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Why Do Married Couples Need an Estate Plan?

On Behalf of | Aug 1, 2023 | Estate Plan, Estate Plan for Blended Families, Family Planning, Marriage, Married, Newleyweds, Trust

Marriage has plenty of legal benefits, and that truth is not limited to estate planning. While discussing estate planning may not be the most romantic topic, it is a crucial step in securing your family’s financial well-being and preserving your legacy. This post will explain 4 simple reasons that why married couples should consider estate planning and trusts. 


Revocable Living Trusts in particular are a useful tool for married couples. A living trust is revocable, meaning that in the event of divorce, couples can easily change and revoke their estate plans to exclude or rearrange their assets post-divorce to reflect that life-change. Importantly, having a revocable living trust can help keep things calm and amicable in case of divorce by avoiding a probate process. 


Many married couples share children or are creating a blended family through marriage. A thorough estate plan can provide for guardianship of minor children, and can ensure that funds from the estate will provide for them according to the couple’s wishes. Often, we see couples wanting estate funds to be distributed to their minor children t certain age or for certain reasons, including education, health, and general support. Together, you can also choose a reliable guardian to provide for your children’s health, safety, and well-being. Ultimately, having an estate plan as a married couple can ensure your children’s future as a couple.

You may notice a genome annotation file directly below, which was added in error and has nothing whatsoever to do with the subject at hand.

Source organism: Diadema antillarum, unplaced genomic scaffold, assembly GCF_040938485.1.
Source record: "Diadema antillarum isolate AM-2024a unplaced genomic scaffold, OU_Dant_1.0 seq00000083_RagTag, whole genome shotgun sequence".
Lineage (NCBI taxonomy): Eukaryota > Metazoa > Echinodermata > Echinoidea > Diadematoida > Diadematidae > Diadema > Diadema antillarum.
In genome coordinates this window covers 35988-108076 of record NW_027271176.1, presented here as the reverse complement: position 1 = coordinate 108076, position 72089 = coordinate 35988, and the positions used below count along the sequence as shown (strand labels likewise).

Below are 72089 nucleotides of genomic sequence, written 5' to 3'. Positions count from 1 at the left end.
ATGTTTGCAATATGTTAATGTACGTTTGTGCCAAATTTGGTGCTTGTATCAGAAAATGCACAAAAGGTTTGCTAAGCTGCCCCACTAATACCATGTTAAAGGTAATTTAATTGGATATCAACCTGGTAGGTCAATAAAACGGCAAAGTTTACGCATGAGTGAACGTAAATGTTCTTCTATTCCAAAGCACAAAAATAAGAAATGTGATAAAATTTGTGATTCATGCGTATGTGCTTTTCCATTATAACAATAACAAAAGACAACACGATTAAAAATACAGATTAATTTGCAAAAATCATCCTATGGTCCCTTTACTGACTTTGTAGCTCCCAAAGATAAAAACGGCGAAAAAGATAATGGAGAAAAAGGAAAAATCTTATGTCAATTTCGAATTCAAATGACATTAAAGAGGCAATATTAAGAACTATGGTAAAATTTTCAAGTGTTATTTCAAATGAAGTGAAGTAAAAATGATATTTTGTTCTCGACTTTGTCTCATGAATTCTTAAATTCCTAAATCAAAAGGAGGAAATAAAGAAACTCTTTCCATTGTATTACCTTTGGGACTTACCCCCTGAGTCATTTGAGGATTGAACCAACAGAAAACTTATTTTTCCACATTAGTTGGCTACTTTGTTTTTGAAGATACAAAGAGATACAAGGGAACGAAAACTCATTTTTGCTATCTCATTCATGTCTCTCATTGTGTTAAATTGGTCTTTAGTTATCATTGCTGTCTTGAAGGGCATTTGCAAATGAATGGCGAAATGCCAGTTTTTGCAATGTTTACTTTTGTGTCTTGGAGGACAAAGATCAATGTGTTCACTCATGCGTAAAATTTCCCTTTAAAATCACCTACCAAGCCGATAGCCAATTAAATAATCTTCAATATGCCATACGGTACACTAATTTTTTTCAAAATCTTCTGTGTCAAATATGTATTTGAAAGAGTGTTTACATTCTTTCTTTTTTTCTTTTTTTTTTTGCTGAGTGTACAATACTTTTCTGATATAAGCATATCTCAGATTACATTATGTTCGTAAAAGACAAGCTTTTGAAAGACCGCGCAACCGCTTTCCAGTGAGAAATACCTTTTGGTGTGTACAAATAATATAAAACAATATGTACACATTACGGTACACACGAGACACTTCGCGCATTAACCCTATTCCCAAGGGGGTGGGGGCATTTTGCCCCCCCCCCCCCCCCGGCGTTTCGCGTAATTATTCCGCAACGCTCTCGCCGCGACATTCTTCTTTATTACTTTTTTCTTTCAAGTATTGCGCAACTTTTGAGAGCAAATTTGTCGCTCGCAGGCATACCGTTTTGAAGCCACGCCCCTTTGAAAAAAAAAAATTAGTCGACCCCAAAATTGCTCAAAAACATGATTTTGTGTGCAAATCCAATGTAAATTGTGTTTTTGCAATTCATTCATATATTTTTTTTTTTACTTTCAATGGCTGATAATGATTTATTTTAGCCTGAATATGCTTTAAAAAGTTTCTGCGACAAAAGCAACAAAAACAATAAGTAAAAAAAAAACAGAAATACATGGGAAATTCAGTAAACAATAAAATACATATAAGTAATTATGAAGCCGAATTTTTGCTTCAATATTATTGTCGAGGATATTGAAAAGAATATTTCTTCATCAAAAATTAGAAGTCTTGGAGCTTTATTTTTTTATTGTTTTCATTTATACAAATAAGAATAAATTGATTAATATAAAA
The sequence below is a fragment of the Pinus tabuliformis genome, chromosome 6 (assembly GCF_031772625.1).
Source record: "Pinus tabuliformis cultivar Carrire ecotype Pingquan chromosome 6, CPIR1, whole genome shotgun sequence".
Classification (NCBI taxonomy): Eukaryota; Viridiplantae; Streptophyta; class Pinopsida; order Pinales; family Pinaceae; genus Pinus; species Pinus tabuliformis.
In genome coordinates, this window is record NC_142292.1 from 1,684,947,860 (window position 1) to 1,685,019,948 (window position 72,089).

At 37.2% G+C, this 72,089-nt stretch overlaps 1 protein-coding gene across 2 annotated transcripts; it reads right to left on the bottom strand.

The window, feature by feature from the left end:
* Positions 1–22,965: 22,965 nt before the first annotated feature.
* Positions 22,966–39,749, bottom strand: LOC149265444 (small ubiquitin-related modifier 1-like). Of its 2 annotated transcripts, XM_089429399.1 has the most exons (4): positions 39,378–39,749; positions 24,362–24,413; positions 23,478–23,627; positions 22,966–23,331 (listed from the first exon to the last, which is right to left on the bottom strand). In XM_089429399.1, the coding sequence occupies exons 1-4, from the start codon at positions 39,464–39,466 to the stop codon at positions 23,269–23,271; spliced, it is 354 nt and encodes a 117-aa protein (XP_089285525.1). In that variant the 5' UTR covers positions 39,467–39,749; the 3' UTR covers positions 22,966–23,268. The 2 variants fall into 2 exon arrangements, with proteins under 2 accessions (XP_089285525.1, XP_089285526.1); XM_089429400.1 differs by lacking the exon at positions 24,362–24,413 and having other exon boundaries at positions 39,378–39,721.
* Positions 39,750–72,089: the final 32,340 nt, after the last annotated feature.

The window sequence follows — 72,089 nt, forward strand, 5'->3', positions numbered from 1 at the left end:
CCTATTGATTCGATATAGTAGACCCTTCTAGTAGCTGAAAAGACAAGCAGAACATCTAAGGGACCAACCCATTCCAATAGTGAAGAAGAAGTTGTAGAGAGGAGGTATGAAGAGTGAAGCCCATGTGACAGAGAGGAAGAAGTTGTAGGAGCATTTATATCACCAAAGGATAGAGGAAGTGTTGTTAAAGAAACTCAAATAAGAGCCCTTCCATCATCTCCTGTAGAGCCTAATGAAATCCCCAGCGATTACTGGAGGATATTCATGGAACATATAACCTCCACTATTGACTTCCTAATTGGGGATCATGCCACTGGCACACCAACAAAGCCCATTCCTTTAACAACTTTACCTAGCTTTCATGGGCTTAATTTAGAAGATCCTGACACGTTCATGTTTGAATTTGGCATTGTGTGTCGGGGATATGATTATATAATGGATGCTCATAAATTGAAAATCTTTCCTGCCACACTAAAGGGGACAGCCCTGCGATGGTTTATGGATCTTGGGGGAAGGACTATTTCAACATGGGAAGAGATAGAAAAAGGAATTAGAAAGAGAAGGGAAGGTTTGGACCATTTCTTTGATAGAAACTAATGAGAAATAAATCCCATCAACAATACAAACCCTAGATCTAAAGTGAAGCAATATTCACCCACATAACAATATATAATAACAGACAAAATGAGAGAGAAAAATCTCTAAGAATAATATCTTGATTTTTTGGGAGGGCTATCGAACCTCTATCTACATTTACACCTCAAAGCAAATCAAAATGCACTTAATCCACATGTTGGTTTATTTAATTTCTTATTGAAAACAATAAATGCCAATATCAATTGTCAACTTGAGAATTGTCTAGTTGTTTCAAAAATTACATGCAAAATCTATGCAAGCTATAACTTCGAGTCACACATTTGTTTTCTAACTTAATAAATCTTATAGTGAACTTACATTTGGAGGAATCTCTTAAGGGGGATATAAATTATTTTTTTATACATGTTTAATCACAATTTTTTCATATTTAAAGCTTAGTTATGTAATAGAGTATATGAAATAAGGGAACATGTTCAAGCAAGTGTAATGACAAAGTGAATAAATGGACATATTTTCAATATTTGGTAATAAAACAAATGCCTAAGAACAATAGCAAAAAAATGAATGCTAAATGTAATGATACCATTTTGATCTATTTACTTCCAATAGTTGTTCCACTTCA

Health Care Decisions

 Married couples benefit from having health care directives. This includes a Health Care Power of Attorney, Mental Health Care Power of Attorney, and Living Wills. Having these Power of Attorneys (POAs) in place within an estate plan as a married couple ensures that your spouse’s health and safety remain within your family. The consequence of not having these health care directives in place is the court can assign a professional third party to your spouse’s estate, emabling them to make health care decisions that may not align with you or your spouse’s wishes. 

Minimizing Estate Taxes

Estate taxes can significantly erode the value of your estate, leaving your surviving spouse with less than anticipated. A well-structured estate plan can incorporate various strategies to minimize estate taxes, such as establishing trusts, gifting assets, or setting up a marital deduction trust. By doing so, you can maximize the wealth transfer to your spouse, reducing the burden of taxes on their shoulders.